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Ask Ellie: It's up to you to make up with estranged sister

Advice columnist Ellie Tesher.

Dear Lisi: My sister and I have been estranged for almost six years. I’ve tried so hard to maintain our long-distance relationship, but she fights me at every given opportunity.

I moved away from our home city for my master’s degree. While away, I met my now husband. He was living and working in the same city as my internship. Fortunately, once I graduated, I was offered a job there. It was a no-brainer to stay. I had a job and was in a loving relationship.

My sister was supportive and came to visit several times a year. She was in school with more flexibility. I came home a few times a year, for family celebrations, milestones and special occasions.

Once my husband and I had children, things were a little more complicated and more expensive, so our trips home became fewer and far between. My sister still managed to come out to us but didn’t love the hectic lifestyle of infants and toddlers.

Then things started to go wrong. Seemed nothing I said landed lightly. She read into everything and then started making negative comments, to me, my husband and my children.

Now we barely speak. I reach out several times a year, on holidays, birthdays, and whenever I think of her. She only ever responds with thank you. She never reciprocates.

Is this our foreseeable future?

Sad Sister

To answer specifically, no, it doesn’t have to be. But it sounds like it’ll be up to you to make the change. I know how busy life can be with children, a job and a partner, but try to make some time just for you and her. Maybe suggest a girls’ trip for a few days to try and reconnect.

I can’t tell you what’s going on with her, but perhaps she’s jealous of how easily your life seems to have fallen into place. From your description, it sounds like your road has been smooth. You shouldn’t feel guilty about that, I’m just saying.

Be prepared to hear her narrative which might surprise you. Don’t react, just listen. Maybe you’ll find a shred of truth in what she says. Find your generosity of spirit. You want her back in your life so you may have to be less reactive and more forgiving in your response.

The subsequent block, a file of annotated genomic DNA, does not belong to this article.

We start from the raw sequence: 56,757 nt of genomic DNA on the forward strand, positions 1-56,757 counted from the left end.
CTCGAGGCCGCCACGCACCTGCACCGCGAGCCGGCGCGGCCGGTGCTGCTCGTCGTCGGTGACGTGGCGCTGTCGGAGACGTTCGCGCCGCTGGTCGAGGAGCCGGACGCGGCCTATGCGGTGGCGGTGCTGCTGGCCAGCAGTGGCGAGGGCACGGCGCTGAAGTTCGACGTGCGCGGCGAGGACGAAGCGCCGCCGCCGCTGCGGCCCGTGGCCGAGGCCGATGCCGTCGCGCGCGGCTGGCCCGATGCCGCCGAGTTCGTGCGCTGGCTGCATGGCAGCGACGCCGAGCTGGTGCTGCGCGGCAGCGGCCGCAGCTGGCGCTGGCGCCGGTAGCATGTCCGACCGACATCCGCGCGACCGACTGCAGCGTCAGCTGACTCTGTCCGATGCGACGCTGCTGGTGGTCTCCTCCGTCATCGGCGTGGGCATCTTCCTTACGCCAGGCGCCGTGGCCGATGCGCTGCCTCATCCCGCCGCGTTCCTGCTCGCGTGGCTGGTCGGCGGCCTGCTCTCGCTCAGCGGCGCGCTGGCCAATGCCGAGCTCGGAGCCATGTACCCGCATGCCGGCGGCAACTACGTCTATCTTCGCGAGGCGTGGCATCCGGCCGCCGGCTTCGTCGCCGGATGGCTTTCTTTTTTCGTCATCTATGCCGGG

Dear Lisi: My mother won’t acknowledge that what I do for a living is a legitimate career and that I can actually help her. I don’t want to go into specifics because I know she reads your column. But suffice to say, I work with my hands.

She’s needed what I offer in the past and will actually call my cousin who has a connection to the field. My cousin always asks her, “Why don’t you call your daughter?”

Her response, “I don’t want to bother her.”

It’s beyond frustrating. I could and would easily and happily help her – for free. I always have time for my mother. In every other way, we have a great relationship.

How do I get her to respect me and use my expertise?

Feeling like a child

I think you hit the nail on the head there with your sign-off. You are her child and it’s hard for her to see you as anything but. I don’t know why. Could you take her with you to work one day? Maybe she needs to see for herself exactly what you do.

If that’s not an option, could you use her help in your line of work? Maybe an admin person or someone to help around the office? It’s hard for me to give examples since I don’t know what you do.


Regarding the unwelcome stranger in the bowling group (Oct. 7):

Reader: “I am surprised – no, actually I am shocked - that your advice to Bowling Buddy suggests a blatant lie. There is no intention whatsoever to “be in touch” when a space opens up.

“I am not an expert but perhaps simply saying ‘Our roster is limited’ would do. That is honest and direct.

“Likely you wish to avoid hurt feelings in the unwelcome person. OK, great, but what about the disrespect of lying to her? I think that is worse.”

Lisi: This reader believes I suggested lying to the woman no one knew. That there was no intention to be in touch. That’s not what I was thinking when I wrote the answer, and I’m sorry it came across that way.

Lesson learned that I need to ensure my responses are clear and come through in my words. Thank you for your feedback!

Ellie Tesher and Lisi Tesher are advice columnists for the Star and based in Toronto. Send your relationship questions via email: [email protected].